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Road to 2012: Aiming High, National Portrait Gallery, review
Sprinter, sailor, torchbearer, chef... those who have paved the way to the London Games are the subject of an inspiring new show Aiming High at the National Portrait Gallery, says Jim White.
By Jim White
18 July 2012 • 6:08pm
It is an extraordinary structure, swirling upwards, outwards and downwards simultaneously, a swoosh of an Olympic totem that seems to defy all established boundaries of physics. Not Anish Kapoor’s Orbit, the supersize steel sculpture that dominates the Olympic park, but Boris Johnson’s hair. As captured by Jillian Edelstein in a new exhibition of work at the National Portrait Gallery, the London mayor’s barnet is a mane of quiet magnificence, the stylish epitome of indifference to styling. Looking at the work, you imagine, hovering just off camera, a small army of mayoral aides who carry with them the official hedge through which their man is regularly dragged backwards in order to achieve the required effect of studied enrumplement.
Johnson, whose voice currently oozes out of the public address at every Tube station, welcoming the world to the capital, is one of several dozen subjects who, in one way or another, symbolise the London Games. Road to 2012 is the biggest photographic commission the NPG has ever undertaken, a three-year project reaching its culmination this month to celebrate the festival of running, jumping and diving about to take place seven miles to the east.
Spun across several of the NPG’s galleries, the intention is that visitors absorb different parts of the show as they make their way through the regular display of kings, queens and Kate Moss. As you might expect, there are plenty of images of the athletes. They look, particularly in the work of Anderson and Low, singularly prepared for their moment in the glare of public scrutiny.
These are not quick snaps or candid behind-the-scenes revelations. Anderson and Low shot rowers, swimmers and gymnasts in their training environments, positioning them with painterly care, lighting them with precision to create the formality and feel of a fine art portrait. The picture of the women’s hockey team, photographed against the trees and water of Bisham Abbey, reminds you of Constable’s English landscapes, a Hay Wain with hockey sticks and Lycra.
Here are the heroes of our time, modern gladiators, serious-minded, determined, unflinching; photographed with a reverence in which, in previous times, warriors might have been recorded ahead of going into battle.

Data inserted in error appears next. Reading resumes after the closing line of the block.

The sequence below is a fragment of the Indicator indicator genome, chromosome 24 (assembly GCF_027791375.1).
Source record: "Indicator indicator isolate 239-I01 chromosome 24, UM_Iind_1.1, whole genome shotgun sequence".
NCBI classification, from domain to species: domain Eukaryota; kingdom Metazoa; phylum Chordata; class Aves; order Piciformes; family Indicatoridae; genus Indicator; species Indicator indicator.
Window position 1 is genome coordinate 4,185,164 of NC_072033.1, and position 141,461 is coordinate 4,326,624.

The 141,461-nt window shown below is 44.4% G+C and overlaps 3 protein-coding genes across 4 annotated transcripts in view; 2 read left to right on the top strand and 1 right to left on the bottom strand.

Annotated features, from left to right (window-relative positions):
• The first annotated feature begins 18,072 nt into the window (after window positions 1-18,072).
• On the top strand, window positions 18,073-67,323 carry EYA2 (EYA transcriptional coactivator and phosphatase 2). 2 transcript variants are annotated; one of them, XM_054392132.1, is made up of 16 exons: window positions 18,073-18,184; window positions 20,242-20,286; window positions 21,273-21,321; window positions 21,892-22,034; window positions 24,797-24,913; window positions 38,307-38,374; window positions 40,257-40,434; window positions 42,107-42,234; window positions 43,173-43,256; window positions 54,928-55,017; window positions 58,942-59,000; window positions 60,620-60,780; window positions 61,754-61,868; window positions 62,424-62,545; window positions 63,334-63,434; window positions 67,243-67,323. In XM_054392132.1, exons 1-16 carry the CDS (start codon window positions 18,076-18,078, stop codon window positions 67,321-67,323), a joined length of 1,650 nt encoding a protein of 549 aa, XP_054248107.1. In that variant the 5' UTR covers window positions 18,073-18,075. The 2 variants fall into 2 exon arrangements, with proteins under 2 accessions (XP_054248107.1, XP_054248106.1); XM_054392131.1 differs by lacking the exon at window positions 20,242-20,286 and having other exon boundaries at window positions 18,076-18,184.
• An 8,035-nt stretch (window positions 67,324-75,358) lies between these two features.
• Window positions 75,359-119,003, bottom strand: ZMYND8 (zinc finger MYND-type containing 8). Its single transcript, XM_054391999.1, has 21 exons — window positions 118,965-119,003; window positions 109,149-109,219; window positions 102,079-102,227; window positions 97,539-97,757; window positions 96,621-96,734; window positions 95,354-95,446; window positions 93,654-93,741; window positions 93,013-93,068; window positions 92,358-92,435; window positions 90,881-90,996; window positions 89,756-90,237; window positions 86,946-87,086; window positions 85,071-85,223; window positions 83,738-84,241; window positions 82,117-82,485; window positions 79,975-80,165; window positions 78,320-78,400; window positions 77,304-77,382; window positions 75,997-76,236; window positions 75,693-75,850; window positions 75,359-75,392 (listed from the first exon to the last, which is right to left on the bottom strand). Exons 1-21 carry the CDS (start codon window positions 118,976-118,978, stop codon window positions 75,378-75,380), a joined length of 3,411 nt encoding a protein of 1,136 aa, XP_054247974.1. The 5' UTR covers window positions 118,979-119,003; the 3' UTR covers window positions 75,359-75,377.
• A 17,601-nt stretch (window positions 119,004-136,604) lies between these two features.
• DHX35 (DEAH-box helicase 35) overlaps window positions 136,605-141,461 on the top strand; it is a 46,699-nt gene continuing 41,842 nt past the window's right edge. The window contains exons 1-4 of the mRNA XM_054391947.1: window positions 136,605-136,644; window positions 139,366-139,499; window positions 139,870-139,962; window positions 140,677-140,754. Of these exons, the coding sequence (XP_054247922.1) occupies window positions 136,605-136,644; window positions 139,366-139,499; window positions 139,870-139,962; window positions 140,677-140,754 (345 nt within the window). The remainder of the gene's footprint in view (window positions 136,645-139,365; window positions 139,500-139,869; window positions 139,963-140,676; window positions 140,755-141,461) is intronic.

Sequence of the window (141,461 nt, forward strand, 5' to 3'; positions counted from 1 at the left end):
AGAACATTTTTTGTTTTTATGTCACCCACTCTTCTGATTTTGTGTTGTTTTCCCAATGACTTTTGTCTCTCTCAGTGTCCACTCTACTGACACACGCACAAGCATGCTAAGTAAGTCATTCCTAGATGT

Take Nadav Kandar’s study of Lawrence Okoye, which greets visitors as they enter the gallery. A muscular, rippling giant shot naked against a plain black background, Okoye broods, his eyes distant, his attention elsewhere, his mind on a more pressing imminent engagement. You imagine, looking at his vast shoulders and intense stare, he can only be on his way to war. In fact, he is about to throw a discus.
Mind, it is not just the performers on the front line who have their moment of heroic record. Administrators, organisers, the owner of the nursery where the thousands of semi-mature trees now planted in the park were grown, are all here. And all look unflinching, serious, resolute. Even the chef at the athletes’ village is brandishing his sieve as if as it is a weapon of mass destruction.
Take Philip Shepherd, without whose contribution the Games would last much longer than anticipated. Shepherd is the man whose responsibility it was to re-score all 205 national anthems so that they could fit into the medal ceremonies. He was shot by Edelstein in a field in Suffolk, playing his cello with determined intent. It is not stated, but we are left to imagine this was where he was inspired to find a way to reduce Ethiopia’s epic anthem to a more manageable 60 seconds.
My favourite section, however, is Local Story, Katherine Green’s pictures of sporting activity within the Olympic host boroughs. And it is not all football on Hackney Marshes. Those living within the shadow of the new stadium sail, row and ride horses. Plus, in the case of Gary, a member of the Blackheath Fencing Club, twirl a foil. Staring hard down the lens, this inner-city d’Artagnan broods and bristles, his weapon at the ready for a quick thrust. You would need to be brave to take him on.
As brave as Levi, perhaps, the young pugilist at the Bethnal Green Boxing Club whose portrait is one of the few in the show to raise a smile. A picture of red-shirted determination, Levi does his best to look as warrior-like as he can while wearing a pair of over-sized boxing gloves that take up most of his arms.
It is a lovely piece, warm, inclusive, not a little inspiring. Precisely what we hope the Games will turn out to be.
Until September 23
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